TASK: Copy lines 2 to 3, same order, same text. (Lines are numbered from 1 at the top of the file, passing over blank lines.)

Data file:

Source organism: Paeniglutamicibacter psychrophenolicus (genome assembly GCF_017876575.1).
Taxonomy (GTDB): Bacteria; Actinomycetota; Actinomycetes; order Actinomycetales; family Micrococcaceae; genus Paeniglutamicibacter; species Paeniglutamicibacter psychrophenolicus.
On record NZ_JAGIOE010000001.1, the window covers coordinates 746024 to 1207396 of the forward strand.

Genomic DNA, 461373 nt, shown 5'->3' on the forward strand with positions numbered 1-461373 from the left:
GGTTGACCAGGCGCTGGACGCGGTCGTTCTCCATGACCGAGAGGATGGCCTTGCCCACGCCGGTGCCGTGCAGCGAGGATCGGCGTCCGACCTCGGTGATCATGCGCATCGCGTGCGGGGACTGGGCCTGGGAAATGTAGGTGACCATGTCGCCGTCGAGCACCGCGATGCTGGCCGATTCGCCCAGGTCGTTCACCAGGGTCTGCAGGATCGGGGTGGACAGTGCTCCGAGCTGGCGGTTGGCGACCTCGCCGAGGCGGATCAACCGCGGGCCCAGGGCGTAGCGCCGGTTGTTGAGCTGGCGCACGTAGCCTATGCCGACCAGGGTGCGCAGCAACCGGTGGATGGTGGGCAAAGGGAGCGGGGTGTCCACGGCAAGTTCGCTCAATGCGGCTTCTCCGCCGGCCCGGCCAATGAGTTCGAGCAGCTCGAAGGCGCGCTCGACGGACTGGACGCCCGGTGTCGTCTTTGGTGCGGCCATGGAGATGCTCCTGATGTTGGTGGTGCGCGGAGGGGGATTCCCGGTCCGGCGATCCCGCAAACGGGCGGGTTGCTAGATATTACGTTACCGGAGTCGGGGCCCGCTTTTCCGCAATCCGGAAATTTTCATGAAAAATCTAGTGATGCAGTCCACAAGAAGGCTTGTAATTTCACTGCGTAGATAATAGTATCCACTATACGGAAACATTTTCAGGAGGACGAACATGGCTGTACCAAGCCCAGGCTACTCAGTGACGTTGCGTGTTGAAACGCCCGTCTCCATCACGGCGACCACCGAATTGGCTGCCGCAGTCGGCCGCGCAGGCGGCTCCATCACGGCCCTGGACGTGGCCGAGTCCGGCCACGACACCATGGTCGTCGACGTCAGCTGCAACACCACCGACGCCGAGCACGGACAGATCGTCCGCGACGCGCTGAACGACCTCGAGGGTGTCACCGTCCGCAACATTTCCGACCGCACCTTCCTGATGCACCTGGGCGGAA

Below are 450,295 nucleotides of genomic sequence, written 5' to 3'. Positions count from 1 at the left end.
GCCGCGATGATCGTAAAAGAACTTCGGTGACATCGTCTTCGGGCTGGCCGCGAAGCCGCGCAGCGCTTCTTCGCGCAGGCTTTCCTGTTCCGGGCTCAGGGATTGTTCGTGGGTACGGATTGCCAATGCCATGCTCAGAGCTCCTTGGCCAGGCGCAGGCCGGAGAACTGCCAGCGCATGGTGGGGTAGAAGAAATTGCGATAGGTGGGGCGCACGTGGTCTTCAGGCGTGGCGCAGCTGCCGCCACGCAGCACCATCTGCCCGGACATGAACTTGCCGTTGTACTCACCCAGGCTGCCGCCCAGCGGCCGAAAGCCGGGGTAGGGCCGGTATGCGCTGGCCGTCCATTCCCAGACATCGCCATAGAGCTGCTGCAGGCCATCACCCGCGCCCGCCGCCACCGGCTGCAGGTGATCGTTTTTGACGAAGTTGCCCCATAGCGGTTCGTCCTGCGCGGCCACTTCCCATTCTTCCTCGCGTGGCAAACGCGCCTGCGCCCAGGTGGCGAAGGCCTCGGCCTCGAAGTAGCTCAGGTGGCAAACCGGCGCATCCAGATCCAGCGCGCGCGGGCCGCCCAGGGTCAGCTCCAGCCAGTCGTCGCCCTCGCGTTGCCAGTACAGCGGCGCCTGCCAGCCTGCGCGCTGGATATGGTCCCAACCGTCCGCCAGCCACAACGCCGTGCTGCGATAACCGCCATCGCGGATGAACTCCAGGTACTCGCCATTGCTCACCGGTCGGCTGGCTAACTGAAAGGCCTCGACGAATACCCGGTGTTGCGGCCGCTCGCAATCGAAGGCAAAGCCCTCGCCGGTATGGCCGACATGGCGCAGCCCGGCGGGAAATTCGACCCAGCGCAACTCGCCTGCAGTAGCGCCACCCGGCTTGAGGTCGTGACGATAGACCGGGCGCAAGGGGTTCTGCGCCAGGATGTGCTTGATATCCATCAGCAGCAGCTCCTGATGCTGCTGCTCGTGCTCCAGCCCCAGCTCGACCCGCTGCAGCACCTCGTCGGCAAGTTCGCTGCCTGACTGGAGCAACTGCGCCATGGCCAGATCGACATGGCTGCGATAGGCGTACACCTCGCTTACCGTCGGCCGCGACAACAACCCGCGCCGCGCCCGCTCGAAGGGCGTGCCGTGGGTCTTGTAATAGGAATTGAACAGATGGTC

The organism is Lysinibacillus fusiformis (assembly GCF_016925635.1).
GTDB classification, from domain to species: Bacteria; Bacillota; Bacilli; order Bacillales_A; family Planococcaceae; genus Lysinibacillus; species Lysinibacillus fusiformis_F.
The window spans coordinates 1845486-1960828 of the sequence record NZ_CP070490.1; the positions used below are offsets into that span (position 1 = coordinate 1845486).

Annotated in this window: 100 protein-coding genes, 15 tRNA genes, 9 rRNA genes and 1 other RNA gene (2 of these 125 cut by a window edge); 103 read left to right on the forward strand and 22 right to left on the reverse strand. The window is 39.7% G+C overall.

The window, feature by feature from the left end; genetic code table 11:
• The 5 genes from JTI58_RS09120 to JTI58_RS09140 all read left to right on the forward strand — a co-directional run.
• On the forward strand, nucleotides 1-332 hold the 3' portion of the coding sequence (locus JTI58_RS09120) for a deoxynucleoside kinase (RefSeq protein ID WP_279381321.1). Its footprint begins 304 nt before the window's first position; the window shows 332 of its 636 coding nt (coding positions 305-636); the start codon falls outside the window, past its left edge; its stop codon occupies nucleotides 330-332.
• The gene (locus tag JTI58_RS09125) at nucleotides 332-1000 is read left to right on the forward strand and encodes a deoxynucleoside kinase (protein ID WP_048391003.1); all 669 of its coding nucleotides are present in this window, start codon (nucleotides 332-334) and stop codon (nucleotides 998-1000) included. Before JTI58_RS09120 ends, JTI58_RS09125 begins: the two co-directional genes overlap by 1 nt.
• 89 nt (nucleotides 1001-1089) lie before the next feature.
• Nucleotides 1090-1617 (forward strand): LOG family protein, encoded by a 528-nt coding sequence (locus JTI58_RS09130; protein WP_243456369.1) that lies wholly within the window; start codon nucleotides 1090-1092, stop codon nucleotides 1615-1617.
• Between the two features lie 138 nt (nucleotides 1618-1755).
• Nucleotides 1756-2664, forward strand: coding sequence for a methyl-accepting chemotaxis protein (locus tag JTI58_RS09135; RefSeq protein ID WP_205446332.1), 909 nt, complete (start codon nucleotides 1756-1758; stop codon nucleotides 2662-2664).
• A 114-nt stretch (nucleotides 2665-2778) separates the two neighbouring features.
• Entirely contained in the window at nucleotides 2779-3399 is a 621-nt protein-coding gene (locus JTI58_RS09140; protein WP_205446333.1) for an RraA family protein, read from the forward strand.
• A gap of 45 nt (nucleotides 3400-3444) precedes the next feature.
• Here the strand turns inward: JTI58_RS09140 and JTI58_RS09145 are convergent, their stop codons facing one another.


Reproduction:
Taxonomy (GTDB): Bacteria; Actinomycetota; Actinomycetes; order Actinomycetales; family Micrococcaceae; genus Paeniglutamicibacter; species Paeniglutamicibacter psychrophenolicus.
On record NZ_JAGIOE010000001.1, the window covers coordinates 746024 to 1207396 of the forward strand.